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Queen Mary University of London (QMUL) is a public research university in London, England, and a constituent college of the federal University of London. It dates back to the foundation of London Hospital Medical College in 1785. Queen Mary College, named after Mary of Teck, was admitted to the University of London in 1915 and in 1989 merged with Westfield College to form Queen Mary and Westfield College. In 1995 Queen Mary and Westfield College merged with St Bartholomew's Hospital Medical College and the London Hospital Medical College to form the School of Medicine and Dentistry.

Queen Mary University of London
Queen Mary University of London coat of arms.svg
MottoLatin: Coniunctis Viribus
Motto in English
With United Powers
TypePublic research university
Established1785 – London Hospital Medical College
1843 – St Bartholomew's Hospital Medical College
1882 – Westfield College
1887 – East London College/Queen Mary College[1][2][3]
Parent institution
University of London
Endowment£34.1 million (as of 31 July 2018)[4]
Budget£459.5 million (2017–18)[4]
ChancellorThe Princess Royal
(as Chancellor of the University of London)
PrincipalColin Bailey
Administrative staff
Students18,890 (2016/17)[5]
Undergraduates13,625 (2016/17)[5]
Postgraduates5,260 (2016/17)[5]
51°31′23″N 0°02′25″W / 51.52306°N 0.04028°W / 51.52306; -0.04028Coordinates: 51°31′23″N 0°02′25″W / 51.52306°N 0.04028°W / 51.52306; -0.04028
AffiliationsAlan Turing Institute
Russell Group
Universities UK
University of London Institute in Paris Edit this at Wikidata
Queen Mary University of London logo.svg

Queen Mary's main campus is in the Stepney area of Tower Hamlets, with other campuses in Holborn, Smithfield and Whitechapel. In 2015/16 it had 17,140 students and 4,000 staff.[5] Queen Mary is organised into three faculties – the Faculty of Humanities and Social Sciences, the Faculty of Science and Engineering and Barts and The London School of Medicine and Dentistry.

Queen Mary is a member of the Russell Group of British research universities, the Association of Commonwealth Universities and Universities UK. Queen Mary is a major centre for medical teaching and research and is part of UCLPartners, the world's largest academic health science centre. It has a strategic partnership with the University of Warwick, including research collaboration and joint teaching of English, history and computer science undergraduates. Queen Mary run programmes at the University of London Institute in Paris, taking over the functions provided by Royal Holloway.[6] Queen Mary also collaborates with University of London to offer its Global MBA program.[7] For 2017–18, Queen Mary had a turnover of £459.5 million, including £106.5 million from research grants and contracts.[4]

In the 2018/19 international university rankings, Queen Mary ranked 119th (QS World University Rankings),[8] 130th (Times Higher Education World University Rankings),[9] 110th (U.S. News and World Report)[10] and 151–200 (Academic Ranking of World Universities).[11] In the national rankings for UK universities, Queen Mary ranked 38th by The Complete University Guide 2019,[12] 46th by The Times/Sunday Times Good University Guide 2019[13] and 83rd by The Guardian University Guide 2019. Queen Mary has produced many notable alumni in various fields of work and study around the world with several alumni having become notable leaders in thier respective fields. There are nine Nobel Laureates amongst Queen Mary's alumni, current and former staff.[14]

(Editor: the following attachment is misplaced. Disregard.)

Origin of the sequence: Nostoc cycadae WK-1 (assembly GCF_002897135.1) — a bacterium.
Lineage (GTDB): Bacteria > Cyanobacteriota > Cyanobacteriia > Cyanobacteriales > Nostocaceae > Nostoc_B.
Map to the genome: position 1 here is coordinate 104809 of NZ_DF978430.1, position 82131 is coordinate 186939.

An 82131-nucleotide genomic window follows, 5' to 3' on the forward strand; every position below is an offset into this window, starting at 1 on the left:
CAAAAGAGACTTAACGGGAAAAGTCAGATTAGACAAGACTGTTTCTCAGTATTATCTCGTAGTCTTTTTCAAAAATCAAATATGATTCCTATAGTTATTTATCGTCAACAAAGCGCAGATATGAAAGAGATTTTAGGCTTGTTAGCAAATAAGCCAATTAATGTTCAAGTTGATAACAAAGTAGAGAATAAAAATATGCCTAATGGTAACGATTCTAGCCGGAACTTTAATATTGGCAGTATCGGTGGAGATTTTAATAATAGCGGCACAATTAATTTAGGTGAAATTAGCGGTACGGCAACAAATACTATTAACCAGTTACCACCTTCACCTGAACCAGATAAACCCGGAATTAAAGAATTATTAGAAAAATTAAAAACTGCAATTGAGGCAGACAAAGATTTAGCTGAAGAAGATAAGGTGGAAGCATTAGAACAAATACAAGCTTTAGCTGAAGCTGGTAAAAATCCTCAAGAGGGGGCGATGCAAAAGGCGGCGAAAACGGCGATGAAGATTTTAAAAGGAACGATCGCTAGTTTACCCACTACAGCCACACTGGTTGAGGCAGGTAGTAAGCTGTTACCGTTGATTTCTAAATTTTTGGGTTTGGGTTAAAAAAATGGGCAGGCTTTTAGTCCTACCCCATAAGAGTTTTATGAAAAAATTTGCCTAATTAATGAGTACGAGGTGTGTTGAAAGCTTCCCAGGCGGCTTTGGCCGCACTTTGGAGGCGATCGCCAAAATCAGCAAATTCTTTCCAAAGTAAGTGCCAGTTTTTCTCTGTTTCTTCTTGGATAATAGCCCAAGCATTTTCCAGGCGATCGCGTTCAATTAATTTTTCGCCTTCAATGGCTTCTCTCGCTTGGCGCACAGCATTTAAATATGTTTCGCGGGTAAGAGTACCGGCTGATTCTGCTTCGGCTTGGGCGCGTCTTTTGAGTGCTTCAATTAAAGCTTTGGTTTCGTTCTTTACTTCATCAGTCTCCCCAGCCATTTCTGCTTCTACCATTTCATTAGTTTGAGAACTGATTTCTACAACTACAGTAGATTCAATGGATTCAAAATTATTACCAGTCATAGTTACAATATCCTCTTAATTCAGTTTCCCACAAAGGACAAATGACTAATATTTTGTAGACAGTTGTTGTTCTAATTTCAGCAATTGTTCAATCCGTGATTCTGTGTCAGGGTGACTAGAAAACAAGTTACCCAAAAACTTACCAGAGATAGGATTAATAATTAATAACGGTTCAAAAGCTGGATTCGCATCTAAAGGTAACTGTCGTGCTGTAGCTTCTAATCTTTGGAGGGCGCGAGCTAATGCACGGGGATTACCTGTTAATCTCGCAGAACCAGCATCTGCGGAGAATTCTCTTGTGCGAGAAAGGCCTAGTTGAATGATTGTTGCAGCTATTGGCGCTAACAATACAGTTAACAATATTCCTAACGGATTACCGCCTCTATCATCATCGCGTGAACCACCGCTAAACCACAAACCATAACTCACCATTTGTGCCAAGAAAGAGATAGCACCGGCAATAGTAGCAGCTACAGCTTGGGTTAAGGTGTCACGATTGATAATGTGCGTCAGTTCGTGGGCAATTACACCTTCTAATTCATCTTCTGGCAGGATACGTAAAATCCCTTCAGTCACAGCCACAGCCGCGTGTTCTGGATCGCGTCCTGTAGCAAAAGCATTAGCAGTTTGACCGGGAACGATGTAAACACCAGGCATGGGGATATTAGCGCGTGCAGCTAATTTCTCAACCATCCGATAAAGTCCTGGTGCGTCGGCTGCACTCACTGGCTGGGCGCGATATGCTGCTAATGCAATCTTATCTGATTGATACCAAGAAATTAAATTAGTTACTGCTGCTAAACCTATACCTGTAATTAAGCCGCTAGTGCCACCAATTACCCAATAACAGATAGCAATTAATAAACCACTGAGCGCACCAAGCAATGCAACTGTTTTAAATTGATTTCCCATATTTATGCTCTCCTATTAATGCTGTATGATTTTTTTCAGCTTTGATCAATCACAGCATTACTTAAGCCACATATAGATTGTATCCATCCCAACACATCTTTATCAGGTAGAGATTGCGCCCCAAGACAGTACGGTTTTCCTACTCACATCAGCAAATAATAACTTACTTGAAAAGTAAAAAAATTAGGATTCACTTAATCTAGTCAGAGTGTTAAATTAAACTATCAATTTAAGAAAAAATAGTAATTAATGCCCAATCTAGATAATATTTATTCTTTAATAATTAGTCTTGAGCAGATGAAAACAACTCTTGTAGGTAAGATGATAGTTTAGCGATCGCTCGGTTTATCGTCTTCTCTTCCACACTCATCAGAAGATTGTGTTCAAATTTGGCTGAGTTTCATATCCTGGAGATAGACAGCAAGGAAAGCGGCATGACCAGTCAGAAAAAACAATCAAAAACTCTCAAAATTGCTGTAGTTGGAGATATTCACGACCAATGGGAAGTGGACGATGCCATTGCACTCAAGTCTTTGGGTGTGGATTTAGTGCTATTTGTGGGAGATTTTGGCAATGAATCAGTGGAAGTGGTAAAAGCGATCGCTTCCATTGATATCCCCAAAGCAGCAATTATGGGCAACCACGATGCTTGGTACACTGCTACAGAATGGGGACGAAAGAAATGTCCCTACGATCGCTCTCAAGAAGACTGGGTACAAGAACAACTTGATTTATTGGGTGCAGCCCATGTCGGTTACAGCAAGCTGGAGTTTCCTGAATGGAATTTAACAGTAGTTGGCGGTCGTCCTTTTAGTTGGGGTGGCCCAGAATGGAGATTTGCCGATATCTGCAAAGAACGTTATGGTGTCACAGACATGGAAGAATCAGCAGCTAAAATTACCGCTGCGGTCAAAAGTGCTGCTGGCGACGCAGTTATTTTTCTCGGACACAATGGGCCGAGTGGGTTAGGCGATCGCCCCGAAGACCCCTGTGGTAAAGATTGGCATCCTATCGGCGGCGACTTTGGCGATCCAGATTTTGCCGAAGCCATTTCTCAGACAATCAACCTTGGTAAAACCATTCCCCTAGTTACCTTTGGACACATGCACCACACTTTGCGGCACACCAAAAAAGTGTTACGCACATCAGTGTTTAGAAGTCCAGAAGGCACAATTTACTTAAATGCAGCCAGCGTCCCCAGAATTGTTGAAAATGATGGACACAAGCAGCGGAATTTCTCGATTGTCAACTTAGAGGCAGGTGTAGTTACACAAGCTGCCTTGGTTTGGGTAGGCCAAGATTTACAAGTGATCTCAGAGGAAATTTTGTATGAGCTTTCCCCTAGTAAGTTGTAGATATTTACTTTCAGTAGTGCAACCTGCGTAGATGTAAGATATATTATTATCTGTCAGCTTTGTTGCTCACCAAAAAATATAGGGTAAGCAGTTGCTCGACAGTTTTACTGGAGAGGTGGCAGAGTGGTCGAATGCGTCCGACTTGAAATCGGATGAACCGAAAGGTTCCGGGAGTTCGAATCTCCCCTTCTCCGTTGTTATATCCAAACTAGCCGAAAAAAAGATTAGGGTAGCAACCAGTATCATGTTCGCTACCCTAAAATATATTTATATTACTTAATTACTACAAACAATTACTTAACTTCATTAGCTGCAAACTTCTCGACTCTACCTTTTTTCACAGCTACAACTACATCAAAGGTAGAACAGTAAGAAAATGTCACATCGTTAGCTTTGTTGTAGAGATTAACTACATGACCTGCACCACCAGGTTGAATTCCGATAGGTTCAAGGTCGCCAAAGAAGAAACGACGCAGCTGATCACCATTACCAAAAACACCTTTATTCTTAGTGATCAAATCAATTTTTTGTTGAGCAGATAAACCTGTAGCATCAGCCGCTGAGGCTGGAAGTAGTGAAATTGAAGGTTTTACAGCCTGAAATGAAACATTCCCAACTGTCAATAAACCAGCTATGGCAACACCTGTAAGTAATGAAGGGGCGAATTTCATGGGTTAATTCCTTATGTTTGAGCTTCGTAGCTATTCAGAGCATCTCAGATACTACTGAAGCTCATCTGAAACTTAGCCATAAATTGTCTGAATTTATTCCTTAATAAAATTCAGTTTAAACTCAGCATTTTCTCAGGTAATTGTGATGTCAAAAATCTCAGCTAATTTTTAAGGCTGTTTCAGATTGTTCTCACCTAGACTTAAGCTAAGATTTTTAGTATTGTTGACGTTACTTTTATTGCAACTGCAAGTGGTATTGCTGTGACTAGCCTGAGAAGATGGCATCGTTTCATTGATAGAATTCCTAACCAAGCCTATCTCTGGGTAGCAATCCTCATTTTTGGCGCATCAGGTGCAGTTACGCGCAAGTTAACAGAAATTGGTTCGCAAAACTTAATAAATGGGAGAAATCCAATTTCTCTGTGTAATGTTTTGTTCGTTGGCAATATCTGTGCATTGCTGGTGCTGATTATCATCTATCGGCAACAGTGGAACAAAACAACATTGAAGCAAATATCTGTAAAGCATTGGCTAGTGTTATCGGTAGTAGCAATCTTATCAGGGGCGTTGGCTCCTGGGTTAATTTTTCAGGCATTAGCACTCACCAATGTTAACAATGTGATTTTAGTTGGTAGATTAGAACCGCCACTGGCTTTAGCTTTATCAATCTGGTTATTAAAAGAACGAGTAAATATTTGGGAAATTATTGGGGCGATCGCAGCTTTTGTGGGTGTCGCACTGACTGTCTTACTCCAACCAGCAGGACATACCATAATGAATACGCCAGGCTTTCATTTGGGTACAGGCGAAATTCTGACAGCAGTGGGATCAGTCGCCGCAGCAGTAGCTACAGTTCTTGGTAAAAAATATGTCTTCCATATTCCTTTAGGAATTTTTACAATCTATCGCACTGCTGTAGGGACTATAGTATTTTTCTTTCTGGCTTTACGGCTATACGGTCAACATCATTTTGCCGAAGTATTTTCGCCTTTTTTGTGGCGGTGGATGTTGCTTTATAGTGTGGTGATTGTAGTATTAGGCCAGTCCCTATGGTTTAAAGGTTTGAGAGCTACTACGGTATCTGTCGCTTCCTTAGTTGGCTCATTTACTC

St Bartholomew's Hospital Medical College and the London Hospital Medical CollegeEdit

The Medical College of the Royal London Hospital (now part of Barts and The London School of Medicine and Dentistry) was England's first medical school when it opened in 1785.[15] In 1850, Elizabeth Blackwell became the first fully qualified female doctor in the UK, after training at St Bartholomew's Hospital.[15]

People's PalaceEdit

The predecessor to Queen Mary College was founded in the mid-Victorian era as a People's Palace when growing awareness of conditions in London's East End led to drives to provide facilities for local inhabitants, popularised in the 1882 novel All Sorts of Conditions of Men – An Impossible Story by Walter Besant, which told of how a rich and clever couple from Mayfair went to the East End to build a ”Palace of Delight, with concert halls, reading rooms, picture galleries, art and designing schools."[16]:15–17 Although not directly responsible for the conception of the People's Palace, the novel did much to popularise it.

The trustees of the Beaumont Trust, administering funds left by Barber Beaumont, purchased the site of the former Bancroft's School from the Drapers' Company. On 20 May 1885 the Drapers' Court of Assistants resolved to grant £20,000 "for the provision of the technical schools of the People's Palace."[16]:21 The foundation stone was laid on 28 June 1886 and on 14 May 1887 Queen Victoria opened the palace's Queen's Hall as well as laying the foundation stone for the technical schools in the palace's east wing.